Overall, Sibanye’s operational performance was good, suggesting it will return to profits and dividends.

The company said its labour-intensive Rustenburg platinum operations west of Johannesburg – which under Amplats were loss-making and flashpoints of violent labour unrest – contributed 1.6 billion rand or 18 percent to group adjusted EBITDA.

“The Rustenburg operations have consistently delivered solid production and improved financial results, with approximately 1 billion rand in cost savings and synergies realised in the first year of incorporation, well ahead of initial expectations of 800 million rand over three to four years,” the company said.

“This is a remarkable result from assets which, before being part of the Sibanye-Stillwater Group, had been delivering significant and sustained losses for many years,” said chief executive Neal Froneman.

 

(Reporting by Ed Stoddard; Editing by Tiisetso Motsoeneng and Adrian Croft)

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How telemedicine promises to change Africa

Comments (0) Africa, Business, Featured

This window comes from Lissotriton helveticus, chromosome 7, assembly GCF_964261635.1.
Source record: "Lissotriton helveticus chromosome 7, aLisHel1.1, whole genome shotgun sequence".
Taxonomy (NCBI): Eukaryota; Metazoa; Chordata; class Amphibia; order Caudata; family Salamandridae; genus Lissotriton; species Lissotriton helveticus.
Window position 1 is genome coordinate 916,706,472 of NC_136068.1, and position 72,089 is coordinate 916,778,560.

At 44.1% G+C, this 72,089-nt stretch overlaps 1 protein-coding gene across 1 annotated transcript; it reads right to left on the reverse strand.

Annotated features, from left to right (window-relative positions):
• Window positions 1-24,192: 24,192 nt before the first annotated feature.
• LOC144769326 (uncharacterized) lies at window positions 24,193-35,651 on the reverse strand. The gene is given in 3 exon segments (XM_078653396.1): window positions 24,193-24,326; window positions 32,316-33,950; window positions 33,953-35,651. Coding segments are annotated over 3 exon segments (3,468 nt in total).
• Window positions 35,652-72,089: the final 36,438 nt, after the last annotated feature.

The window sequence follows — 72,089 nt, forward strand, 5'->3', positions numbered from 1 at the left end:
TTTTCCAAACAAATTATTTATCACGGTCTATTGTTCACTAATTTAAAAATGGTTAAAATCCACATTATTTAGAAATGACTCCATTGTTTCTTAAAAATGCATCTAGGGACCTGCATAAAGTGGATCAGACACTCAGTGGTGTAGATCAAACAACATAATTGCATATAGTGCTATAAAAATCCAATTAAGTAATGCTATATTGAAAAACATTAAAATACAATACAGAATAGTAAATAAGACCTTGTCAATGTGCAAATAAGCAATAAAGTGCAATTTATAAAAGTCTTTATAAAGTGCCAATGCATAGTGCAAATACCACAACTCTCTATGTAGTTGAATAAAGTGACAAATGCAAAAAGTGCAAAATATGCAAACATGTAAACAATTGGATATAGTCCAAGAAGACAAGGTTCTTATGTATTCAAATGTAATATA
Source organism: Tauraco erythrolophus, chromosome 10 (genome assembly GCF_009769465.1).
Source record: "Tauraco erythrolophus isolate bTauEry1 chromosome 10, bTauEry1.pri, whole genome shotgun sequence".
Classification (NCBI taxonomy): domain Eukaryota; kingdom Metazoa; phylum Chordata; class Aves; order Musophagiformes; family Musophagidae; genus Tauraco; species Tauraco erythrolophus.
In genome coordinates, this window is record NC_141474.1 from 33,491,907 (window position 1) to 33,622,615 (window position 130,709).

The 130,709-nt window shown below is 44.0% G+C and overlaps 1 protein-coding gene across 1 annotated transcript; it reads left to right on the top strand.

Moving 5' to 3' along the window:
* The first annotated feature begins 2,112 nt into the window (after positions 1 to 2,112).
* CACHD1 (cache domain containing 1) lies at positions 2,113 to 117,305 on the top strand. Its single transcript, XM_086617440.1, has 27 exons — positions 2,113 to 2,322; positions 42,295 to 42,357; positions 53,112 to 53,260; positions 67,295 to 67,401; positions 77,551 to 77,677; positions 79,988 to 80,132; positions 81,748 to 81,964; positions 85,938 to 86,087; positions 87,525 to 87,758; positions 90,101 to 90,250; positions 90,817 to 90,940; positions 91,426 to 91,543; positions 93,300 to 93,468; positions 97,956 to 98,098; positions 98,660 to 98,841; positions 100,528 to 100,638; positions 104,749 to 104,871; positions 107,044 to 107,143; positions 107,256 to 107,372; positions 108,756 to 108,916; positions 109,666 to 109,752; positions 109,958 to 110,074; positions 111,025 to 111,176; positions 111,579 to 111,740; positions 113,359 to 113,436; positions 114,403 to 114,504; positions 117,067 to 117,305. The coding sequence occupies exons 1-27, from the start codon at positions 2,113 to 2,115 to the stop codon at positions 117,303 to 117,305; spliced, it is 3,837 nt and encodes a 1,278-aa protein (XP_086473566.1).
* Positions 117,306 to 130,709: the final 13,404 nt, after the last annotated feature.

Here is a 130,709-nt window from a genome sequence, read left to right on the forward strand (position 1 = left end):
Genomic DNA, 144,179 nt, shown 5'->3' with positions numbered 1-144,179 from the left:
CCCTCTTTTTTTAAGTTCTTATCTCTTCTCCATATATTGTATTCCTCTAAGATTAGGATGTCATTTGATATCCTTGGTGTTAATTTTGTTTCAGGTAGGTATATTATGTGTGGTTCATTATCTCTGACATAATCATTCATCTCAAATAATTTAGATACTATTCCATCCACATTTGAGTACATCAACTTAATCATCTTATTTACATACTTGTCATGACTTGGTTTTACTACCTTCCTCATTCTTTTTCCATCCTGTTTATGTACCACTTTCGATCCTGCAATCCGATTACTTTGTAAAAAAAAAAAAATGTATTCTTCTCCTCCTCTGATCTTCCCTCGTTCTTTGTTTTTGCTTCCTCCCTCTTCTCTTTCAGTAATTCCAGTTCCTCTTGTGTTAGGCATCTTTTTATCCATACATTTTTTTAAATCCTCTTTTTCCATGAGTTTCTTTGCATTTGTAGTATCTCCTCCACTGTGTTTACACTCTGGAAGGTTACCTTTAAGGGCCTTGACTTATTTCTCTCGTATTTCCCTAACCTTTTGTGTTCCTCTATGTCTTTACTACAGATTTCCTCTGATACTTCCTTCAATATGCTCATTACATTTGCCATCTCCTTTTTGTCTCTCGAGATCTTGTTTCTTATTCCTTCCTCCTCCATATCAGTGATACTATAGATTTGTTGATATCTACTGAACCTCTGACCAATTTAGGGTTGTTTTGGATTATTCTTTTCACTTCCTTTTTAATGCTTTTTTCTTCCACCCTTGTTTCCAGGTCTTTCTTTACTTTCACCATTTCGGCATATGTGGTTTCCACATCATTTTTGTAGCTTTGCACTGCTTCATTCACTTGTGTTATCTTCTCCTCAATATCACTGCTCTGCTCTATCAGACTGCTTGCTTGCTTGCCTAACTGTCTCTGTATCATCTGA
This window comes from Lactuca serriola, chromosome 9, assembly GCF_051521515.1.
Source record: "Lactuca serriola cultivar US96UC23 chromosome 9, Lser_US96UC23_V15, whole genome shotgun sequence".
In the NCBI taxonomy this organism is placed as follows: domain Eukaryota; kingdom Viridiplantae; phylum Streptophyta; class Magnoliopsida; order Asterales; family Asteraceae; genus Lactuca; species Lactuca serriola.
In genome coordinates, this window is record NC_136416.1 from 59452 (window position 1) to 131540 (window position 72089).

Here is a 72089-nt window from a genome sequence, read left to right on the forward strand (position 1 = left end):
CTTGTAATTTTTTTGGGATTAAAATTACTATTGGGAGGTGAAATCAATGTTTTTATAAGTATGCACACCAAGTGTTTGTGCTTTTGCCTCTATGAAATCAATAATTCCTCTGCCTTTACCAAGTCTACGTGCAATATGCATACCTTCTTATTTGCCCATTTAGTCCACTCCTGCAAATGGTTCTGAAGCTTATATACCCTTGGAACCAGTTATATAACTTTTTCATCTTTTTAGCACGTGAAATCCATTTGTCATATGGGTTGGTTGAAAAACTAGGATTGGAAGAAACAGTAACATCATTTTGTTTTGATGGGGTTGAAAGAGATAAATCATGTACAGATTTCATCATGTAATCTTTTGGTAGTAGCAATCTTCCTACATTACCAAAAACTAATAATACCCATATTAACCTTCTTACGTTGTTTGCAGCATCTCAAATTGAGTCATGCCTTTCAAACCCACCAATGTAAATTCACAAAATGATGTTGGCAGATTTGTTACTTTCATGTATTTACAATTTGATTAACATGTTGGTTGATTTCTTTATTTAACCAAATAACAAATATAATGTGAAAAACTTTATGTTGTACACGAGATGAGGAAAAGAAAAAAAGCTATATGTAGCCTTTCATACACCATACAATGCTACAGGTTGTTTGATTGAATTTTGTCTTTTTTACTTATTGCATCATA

telemedicine africa

Telemedicine is making a big difference is African disaster zones; however the technology has huge potential to benefit the whole continent.

Technological disruption is rife across Africa. The developing continent is perfect for new technologies to be used in ways that were either impossible or just unnecessary in the Western world. From solar energy to mobile banking, new technologies are helping plug gaps and solve problems at an astonishing rate. In Africa, one lesser known but incredibly important technology is telemedicine, and it’s only just getting started.

In practice, telemedicine is simply the transmission of medical information via modern telecommunications, allowing for remote diagnosis, consultation and treatment. This straightforward concept is finding a broad array of applications across Africa, as the continent wrestles with its unique set of healthcare challenges.

Telemedicine is changing humanitarian healthcare